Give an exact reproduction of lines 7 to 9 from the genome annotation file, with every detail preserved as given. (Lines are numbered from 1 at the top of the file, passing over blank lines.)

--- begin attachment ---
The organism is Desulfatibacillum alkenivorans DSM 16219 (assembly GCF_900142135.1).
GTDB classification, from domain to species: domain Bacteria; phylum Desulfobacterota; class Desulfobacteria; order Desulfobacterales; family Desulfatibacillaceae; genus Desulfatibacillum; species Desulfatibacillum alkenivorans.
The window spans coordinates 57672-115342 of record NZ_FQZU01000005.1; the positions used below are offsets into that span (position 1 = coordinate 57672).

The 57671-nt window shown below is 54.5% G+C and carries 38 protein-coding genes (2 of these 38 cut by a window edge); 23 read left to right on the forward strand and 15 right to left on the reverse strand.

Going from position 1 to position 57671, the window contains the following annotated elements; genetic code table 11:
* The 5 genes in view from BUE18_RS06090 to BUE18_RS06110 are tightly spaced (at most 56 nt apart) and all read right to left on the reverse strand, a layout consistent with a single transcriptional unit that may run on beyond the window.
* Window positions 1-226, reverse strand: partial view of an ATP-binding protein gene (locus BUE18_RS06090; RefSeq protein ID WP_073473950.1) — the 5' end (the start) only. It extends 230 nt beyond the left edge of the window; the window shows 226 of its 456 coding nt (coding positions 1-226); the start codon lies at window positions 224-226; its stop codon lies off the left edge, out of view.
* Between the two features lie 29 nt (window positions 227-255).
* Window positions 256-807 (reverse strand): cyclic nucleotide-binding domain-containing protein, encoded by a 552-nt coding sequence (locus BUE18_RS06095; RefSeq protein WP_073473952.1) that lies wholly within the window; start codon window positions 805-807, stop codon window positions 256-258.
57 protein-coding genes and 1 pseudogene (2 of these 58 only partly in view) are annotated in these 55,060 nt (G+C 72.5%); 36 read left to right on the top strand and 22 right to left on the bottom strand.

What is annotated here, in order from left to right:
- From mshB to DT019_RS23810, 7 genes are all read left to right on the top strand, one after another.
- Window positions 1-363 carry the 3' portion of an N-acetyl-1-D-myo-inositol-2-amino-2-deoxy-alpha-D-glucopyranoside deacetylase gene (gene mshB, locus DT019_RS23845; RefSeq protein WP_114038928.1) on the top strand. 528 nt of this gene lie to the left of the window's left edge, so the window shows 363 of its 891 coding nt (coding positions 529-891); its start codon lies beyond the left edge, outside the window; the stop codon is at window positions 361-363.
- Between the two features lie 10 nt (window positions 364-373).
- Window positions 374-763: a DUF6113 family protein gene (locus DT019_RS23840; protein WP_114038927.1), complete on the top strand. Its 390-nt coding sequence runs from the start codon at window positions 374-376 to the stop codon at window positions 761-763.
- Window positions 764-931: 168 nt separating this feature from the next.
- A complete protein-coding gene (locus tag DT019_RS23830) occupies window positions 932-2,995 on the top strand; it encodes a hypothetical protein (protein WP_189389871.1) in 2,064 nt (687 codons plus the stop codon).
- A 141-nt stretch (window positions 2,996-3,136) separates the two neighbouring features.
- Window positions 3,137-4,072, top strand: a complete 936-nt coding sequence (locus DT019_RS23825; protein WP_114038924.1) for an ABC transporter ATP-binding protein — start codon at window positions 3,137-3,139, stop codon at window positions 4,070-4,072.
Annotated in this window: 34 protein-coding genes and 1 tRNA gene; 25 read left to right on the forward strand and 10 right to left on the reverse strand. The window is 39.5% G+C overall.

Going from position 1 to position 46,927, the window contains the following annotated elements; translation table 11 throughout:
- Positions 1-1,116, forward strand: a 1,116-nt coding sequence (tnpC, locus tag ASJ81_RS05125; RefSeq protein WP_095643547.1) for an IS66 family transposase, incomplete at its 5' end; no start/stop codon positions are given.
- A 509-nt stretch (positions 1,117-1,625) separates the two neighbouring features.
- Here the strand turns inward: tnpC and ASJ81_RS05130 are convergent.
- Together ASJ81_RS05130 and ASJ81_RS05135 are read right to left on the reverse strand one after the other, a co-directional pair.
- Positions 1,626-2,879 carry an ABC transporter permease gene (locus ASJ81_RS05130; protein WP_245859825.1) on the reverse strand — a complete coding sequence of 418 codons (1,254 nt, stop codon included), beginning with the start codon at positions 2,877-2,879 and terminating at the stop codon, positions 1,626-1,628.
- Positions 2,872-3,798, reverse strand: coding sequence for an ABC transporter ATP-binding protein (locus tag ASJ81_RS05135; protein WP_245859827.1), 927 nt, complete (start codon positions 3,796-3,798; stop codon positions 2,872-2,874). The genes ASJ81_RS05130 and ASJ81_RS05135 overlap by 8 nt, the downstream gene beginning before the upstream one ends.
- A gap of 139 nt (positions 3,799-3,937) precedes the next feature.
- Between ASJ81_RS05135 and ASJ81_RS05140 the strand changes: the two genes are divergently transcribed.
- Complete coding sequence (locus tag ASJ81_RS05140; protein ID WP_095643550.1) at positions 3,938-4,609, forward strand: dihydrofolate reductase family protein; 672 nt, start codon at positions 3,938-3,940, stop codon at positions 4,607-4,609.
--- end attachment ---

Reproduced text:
* Window positions 1-226, reverse strand: partial view of an ATP-binding protein gene (locus BUE18_RS06090; RefSeq protein ID WP_073473950.1) — the 5' end (the start) only. It extends 230 nt beyond the left edge of the window; the window shows 226 of its 456 coding nt (coding positions 1-226); the start codon lies at window positions 224-226; its stop codon lies off the left edge, out of view.
* Between the two features lie 29 nt (window positions 227-255).
* Window positions 256-807 (reverse strand): cyclic nucleotide-binding domain-containing protein, encoded by a 552-nt coding sequence (locus BUE18_RS06095; RefSeq protein WP_073473952.1) that lies wholly within the window; start codon window positions 805-807, stop codon window positions 256-258.